About 70 percent of the Russell 2000 beat on earnings estimates (about 62-65 percent if you exclude the ones that only beat due to reducing share counts through buybacks), and of that group, 84 percent did so while growing sales, pointing at least to some hope on improved demand. But there’s always weakness out there somewhere, and it appears to be among the true small-caps – the Russell 2000, which has been trailing the S&P and yet still looks overvalued based on a number of measures and has been seeing more negative revisions even as the stocks struggle.

The weakness in those names, along with some lackluster stock performance out of consumer discretionary stocks, explains in part why hedge funds are once again struggling, up less than 1 percent for the year compared with about an 8 percent gain in the S&P 500 for the year (after 2013’s ridiculous rise, of course, when hedge funds wouldn’t have been expected to keep up in the first place).

Still, it’s been a rough outcome this time this year – heavy overconcentration in a lot of the social media names early in the year dampened performance when those stocks went belly-up, and after that heavy exposure to discretionary shares did them in, so just kind of an uphill battle ever since – which actually suggests the desire to catch up may result in more gains for the rest of the market throughout the rest of the year. To wit – Credit Suisse’s most recent data shows health care becoming a net overweight position among hedge funds, with long exposure increasing in the last few months.

Yellen stays on course

Ben Walsh
Aug 22, 2014 21:23 UTC

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Janet Yellen gave a much-anticipated Jackson Hole speech on the job market today, and the stock market barely moved. That, says the NYT’s Binyamin Appelbaum, was exactly the the outcome the Fed chair wanted. She said the job market was improvingbut not quite improved enough. The true amount of slack in the labor market is uncertain, and therefore, interest rate policy cannot be prescriptive. The Fed, in other words, is still waiting to see when it will change its wait and see approach on interest rates. (Privately, Jon Hilsenrath and Pedro da Costa report, the Fed is strongly hinting it will raise rates in the summer of 2015.)

One item where Yellen was clear: she is not a fan of Congressional Republicans’ calls for the Fed to follow pre-set guidelines, like the Taylor rule, when it sets interest rates. “Monetary policy,” Yellen says, “ultimately must be conducted in a pragmatic manner that relies not on any particular indicator or model, but instead reflects an ongoing assessment of a wide range of information.” The NYT’s Binyamin Appelbaum said that portion of the “speech is a direct rebuttal to GOP/Taylor proposal for Fed  to announce a rule. She’s arguing life is far too complicated.”

Business Insider’s Myles Udland connects the speech’s intensely measured tone on monetary policy with its comparatively direct rebuttal of Congressional oversight of the Fed: “Yellen… remains focused on giving herself and the FOMC as much flexibility as possible with respect to when and where interest rates go, and part of this flexibility also likely depends on the Fed maintaining its current relationship with Congress: independent.”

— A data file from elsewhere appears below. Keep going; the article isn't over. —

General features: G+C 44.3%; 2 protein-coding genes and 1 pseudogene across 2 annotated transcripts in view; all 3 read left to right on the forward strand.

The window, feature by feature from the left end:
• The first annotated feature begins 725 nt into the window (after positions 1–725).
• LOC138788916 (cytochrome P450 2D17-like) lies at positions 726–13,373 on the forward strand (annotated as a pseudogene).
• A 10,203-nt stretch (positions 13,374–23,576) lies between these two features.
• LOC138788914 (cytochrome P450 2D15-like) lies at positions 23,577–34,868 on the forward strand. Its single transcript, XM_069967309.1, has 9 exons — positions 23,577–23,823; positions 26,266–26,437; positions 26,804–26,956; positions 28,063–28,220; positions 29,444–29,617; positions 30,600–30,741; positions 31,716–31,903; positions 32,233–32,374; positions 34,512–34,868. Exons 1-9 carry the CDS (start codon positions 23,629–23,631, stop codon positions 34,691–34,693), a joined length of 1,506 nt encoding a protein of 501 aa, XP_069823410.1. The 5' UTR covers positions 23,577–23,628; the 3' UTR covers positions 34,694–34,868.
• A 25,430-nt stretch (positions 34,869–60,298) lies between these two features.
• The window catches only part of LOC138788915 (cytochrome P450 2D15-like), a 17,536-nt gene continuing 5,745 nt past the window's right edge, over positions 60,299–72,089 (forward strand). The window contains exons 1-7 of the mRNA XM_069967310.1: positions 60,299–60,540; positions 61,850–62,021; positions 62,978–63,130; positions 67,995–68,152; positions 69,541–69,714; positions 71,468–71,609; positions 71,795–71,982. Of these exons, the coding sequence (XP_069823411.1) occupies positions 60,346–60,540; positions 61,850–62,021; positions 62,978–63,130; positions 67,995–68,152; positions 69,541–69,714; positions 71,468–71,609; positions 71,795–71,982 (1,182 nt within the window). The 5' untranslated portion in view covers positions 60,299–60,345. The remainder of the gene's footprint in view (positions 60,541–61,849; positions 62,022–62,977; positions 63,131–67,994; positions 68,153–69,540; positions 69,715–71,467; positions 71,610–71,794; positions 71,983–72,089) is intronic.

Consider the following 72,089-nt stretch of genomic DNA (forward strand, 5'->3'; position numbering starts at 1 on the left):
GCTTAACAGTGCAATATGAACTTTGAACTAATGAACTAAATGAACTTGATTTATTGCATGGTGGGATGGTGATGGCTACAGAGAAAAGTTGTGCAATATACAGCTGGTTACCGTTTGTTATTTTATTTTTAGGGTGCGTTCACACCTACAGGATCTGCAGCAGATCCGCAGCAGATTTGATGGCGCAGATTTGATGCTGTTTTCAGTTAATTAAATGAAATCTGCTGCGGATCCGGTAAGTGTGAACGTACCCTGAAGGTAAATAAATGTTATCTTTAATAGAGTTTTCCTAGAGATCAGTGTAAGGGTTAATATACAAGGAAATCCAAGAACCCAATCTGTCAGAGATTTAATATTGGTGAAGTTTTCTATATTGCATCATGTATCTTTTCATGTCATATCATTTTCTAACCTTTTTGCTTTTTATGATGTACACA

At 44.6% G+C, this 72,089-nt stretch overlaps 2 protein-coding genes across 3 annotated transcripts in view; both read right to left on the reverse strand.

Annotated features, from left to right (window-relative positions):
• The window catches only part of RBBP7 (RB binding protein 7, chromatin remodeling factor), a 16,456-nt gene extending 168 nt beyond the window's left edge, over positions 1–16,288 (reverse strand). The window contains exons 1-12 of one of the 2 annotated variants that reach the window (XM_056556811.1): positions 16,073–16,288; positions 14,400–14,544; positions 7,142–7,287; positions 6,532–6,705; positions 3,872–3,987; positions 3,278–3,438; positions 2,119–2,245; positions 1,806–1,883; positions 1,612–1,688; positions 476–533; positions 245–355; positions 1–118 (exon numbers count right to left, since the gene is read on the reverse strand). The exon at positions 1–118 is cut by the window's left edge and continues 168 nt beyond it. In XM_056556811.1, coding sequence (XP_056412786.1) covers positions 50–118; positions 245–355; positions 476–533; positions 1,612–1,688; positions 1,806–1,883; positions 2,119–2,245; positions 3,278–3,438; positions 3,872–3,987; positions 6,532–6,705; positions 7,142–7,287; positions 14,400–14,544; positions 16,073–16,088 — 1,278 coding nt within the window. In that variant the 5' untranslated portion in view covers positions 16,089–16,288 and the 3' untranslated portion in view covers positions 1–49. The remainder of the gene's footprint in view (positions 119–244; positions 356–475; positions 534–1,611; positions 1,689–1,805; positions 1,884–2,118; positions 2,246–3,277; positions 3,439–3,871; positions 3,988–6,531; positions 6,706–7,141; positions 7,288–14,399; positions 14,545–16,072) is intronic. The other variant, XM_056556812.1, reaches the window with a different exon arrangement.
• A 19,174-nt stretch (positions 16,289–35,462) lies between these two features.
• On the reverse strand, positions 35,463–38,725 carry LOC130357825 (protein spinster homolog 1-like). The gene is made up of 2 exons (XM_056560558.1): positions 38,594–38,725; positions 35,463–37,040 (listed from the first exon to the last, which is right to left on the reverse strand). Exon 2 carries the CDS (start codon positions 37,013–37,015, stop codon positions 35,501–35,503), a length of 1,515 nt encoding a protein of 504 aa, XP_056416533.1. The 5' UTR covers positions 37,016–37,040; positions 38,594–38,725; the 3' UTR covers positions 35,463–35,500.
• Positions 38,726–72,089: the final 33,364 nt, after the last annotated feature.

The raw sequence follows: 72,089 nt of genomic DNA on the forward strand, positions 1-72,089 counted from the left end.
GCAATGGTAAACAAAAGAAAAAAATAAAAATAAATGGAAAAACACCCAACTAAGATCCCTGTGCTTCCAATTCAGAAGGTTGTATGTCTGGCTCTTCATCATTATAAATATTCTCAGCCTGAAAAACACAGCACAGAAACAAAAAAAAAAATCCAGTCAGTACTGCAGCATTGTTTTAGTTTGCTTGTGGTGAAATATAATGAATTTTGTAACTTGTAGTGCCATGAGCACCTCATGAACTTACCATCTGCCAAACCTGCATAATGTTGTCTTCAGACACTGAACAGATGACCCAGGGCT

Barry Eichengreen says “this yearning for an idealised past in which central bankers could focus on moving rates by a notch or two” is dangerous in the current context. Central bankers, he argues, should not eagerly raise rates just because they’re currently at zero. Nostalgia is not a sound basis on which to make monetary policy. —Ben Walsh

On to today’s links:

The Singularity
Why robots might not take your job: “both a toilet and a traffic cone look somewhat like a chair” - Joe Weisenthal

Must Read
The hedge funds who bailed out Mugabe - Bloomberg Businessweek

Data Points
HBO could earn around $100 million from subscribers who currently pay nothing -Peter Lauria

“Sleep is not leadership! The optics of sleep are terrible” - John Herman

The App Economy
Push for Pizza is exactly what it sounds like - Brooklyn Magazine

The Fed
Light weekend reading: All of the Jackson Hole papers - Kansas City Fed

The Keynesianism of the BP oil spill - Jim Tankersley

A long look at Bustle, a basically terrible website - Amanda Hess

A Dollar here, a Dollar there

Aug 21, 2014 22:06 UTC

Things are a little crazy in the dollar store M&A world. Back in June, Dollar General (from here, General) thought about trying to buy its rival, Family Dollar (from here, Family). For various reasons, this didn’t happen. Instead, Dollar General’s other rival, Dollar Tree (from here, Tree), submitted a bid to buy Family for $8.5 billion several days after the meetings with General. Family accepted this, even though General came back with a $9.7 billion cash offer.

“Aside from offering all cash and a bigger, 29 percent premium to Family’s undisturbed share price, General may be a better fit with Family as both companies offer goods at various prices whereas Tree sticks with items that actually sell for $1 or less,” writes Kevin Allison. And yet.

The official story is that Family’s board rejected General’s better offer because of antitrust concerns. But General isn’t too sure. In a letter dated yesterday, General says that the two companies chatted in June, General floated a tentative price, and Family seemed interested. According to the letter, “at no time during this meeting did [Family CEO Howard] Levine indicate that there was a process, that there was any urgency to act or that there were discussions with another potential buyer.” But just a few days later, Family started exclusive negotiations with Tree. According to the letter, this may have been because Levine wanted to continue to be CEO of the combined company — an offer than Tree left on the table but General did not.